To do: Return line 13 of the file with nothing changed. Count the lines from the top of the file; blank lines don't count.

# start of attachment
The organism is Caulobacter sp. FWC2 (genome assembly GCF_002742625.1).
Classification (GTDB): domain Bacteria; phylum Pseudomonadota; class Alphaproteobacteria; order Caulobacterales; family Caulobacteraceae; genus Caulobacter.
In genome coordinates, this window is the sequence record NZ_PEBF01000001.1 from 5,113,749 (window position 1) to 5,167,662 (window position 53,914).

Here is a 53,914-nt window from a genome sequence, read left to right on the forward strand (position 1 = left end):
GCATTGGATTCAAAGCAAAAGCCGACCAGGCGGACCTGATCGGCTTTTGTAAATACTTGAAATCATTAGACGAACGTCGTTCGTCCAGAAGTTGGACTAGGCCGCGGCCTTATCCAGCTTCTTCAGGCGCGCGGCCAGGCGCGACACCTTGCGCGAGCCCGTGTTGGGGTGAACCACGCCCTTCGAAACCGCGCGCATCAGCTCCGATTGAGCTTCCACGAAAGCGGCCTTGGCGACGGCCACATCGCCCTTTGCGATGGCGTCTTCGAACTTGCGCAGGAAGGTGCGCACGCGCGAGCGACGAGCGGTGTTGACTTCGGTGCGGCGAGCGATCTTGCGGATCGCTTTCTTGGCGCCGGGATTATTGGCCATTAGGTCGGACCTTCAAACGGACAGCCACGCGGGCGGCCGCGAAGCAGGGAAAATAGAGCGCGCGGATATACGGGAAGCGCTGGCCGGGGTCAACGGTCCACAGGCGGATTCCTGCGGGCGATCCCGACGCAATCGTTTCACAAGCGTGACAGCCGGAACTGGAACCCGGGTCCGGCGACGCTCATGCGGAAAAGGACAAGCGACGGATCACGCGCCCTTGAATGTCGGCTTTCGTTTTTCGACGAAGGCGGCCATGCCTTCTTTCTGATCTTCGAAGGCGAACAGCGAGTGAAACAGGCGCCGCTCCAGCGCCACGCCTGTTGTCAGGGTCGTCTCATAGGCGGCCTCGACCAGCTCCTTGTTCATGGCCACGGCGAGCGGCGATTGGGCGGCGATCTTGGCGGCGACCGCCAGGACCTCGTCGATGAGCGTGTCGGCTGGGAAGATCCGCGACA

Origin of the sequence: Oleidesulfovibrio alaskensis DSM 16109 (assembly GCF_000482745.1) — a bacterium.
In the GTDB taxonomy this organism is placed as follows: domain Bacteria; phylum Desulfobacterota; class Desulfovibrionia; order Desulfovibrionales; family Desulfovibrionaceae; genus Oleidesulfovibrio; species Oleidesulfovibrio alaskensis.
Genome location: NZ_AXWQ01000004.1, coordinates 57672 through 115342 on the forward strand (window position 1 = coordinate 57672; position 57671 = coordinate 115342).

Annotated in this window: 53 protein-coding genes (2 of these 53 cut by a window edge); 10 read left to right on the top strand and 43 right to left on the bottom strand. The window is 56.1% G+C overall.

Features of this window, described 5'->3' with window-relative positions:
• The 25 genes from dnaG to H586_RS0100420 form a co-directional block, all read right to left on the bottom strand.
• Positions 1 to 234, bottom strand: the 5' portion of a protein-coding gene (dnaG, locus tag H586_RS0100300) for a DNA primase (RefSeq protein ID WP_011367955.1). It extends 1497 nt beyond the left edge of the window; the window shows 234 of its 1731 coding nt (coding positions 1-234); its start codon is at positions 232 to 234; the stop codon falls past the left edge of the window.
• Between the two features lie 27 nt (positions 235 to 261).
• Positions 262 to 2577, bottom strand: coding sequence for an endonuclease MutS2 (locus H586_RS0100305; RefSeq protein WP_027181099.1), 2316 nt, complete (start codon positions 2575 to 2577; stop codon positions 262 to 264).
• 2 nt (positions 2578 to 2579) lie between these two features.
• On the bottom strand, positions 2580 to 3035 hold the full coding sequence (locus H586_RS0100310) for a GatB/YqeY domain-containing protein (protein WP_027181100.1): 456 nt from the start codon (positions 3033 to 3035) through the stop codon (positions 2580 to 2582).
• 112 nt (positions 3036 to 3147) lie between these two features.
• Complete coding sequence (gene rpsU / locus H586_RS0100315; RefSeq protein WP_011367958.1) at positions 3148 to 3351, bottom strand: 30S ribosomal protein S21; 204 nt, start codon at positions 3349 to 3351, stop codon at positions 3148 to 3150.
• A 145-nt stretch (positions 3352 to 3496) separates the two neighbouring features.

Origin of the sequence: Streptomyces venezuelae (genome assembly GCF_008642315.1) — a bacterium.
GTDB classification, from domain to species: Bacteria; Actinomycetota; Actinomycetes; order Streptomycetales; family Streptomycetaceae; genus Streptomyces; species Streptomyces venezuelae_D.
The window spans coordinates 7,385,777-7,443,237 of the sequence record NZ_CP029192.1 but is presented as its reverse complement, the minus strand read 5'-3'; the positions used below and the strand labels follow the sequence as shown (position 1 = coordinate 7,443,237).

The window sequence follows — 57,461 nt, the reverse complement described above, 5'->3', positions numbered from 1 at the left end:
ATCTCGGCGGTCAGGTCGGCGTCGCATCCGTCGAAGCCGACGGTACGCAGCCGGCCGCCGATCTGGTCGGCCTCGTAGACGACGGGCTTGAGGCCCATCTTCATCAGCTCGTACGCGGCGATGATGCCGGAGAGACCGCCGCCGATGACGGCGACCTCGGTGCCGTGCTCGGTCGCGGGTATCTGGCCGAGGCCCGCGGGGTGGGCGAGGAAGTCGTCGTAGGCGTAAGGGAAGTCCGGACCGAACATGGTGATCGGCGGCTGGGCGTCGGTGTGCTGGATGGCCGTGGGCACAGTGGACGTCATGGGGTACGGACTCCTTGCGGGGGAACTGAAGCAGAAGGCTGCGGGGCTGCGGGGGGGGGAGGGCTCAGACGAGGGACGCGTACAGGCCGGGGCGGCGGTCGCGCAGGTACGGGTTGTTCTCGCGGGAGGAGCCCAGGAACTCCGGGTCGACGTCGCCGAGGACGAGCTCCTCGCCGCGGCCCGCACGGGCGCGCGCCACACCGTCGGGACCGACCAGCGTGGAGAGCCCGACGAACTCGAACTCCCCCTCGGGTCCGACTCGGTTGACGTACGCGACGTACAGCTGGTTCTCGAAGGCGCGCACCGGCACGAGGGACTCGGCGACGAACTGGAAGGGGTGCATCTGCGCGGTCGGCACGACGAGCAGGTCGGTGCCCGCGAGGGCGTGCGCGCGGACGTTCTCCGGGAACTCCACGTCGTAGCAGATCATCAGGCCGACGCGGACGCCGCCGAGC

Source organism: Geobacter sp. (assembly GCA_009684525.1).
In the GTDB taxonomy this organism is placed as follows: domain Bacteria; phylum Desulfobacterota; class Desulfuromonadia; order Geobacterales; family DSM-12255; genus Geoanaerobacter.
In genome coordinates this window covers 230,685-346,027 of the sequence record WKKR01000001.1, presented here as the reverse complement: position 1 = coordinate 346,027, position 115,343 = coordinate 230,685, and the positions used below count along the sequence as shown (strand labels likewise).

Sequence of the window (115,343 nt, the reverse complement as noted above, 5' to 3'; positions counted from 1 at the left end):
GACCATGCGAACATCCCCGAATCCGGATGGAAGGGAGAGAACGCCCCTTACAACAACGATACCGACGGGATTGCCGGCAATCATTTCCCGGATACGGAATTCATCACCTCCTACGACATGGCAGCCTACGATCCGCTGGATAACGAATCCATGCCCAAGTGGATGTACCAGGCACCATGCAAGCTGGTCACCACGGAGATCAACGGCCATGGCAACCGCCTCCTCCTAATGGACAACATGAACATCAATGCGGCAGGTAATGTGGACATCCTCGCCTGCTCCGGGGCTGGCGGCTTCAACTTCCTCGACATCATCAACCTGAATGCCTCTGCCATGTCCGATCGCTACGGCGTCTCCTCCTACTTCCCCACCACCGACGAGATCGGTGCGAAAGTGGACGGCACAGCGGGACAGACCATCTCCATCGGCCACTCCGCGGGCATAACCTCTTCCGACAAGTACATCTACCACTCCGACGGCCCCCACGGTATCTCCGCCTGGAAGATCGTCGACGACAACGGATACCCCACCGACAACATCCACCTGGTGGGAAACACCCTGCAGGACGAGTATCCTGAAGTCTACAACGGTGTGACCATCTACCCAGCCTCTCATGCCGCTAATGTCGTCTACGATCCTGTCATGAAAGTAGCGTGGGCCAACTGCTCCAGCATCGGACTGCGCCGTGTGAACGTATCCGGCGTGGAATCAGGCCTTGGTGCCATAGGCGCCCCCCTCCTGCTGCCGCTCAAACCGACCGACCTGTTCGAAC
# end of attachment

• Between the two features lie 27 nt (positions 235 to 261).